Although mu (무) is also a generic term for radishes in Korean (as daikon is a generic term for radishes in Japanese), the word is usually used in its narrow sense, referring to Joseon radish (조선무, Joseonmu). In Korean cuisine context, the word Joseon is often used in contrast to Wae, to distinguish Korean varieties from Japanese ones. The longer, thinner, and waterier Japanese daikon cultivated mainly for danmuji is referred to as Wae radish (왜무, Waemu) in Korea. Korean radishes are generally shorter, stouter, and sturdier than daikon, and have pale green shade halfway down from the top. They also have stronger flavour, denser flesh and softer leaves. The greens of Korean radishes are called mucheong (무청) and used as vegetable in various dishes.
Korean radishes, like other radishes, are annual or biennial crop grown for the taproots. The rotund-cylindrical roots weigh about 800 grams (28 oz), being approximately 20 centimetres (7.9 in) long with diameter around 7–8 centimetres (2.8–3.1 in). The flesh of Korean radishes harvested timely is crisp, peppery and sweet.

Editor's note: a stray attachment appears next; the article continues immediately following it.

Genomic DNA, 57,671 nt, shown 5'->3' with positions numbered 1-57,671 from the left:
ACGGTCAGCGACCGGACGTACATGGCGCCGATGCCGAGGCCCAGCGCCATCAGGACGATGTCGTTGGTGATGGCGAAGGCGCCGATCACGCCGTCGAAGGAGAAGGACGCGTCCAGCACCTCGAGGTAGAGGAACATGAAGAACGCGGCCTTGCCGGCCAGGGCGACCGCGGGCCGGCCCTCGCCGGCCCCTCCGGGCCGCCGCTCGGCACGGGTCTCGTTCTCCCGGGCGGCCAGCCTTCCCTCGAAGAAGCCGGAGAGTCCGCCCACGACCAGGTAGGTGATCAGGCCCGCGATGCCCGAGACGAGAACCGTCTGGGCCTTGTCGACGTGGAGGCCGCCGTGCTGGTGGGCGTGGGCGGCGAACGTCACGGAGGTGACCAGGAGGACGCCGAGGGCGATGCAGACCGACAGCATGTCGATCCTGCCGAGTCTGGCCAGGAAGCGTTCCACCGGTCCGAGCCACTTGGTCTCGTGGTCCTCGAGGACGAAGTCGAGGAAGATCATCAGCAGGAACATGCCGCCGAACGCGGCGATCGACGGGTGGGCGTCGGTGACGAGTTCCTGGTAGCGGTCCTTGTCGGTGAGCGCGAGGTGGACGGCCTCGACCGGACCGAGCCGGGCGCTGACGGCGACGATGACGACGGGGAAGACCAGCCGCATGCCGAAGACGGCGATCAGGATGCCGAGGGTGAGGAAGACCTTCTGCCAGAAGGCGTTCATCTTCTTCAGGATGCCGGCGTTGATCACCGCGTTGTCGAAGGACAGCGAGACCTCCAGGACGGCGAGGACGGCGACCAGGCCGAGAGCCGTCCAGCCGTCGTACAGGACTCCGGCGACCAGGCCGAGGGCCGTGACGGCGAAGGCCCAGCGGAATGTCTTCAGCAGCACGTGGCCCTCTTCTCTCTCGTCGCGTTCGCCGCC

The upper part of the roots are subterranean stems, from which the long ovate leaves grow. The pinnated leaves with enlarged terminal lobe and smaller lateral lobes are arranged in a rosette. The white to light purple flowers are borne on a racemose inflorescence, from April to May. Petals are twice as longer than calyx lobes, which are around 7 millimetres (0.28 in). There is a pistillum and tetradynamous stamen. The fruits are small pods around 4–6 centimetres (1.6–2.4 in), with hard shell and a reddish brown seed.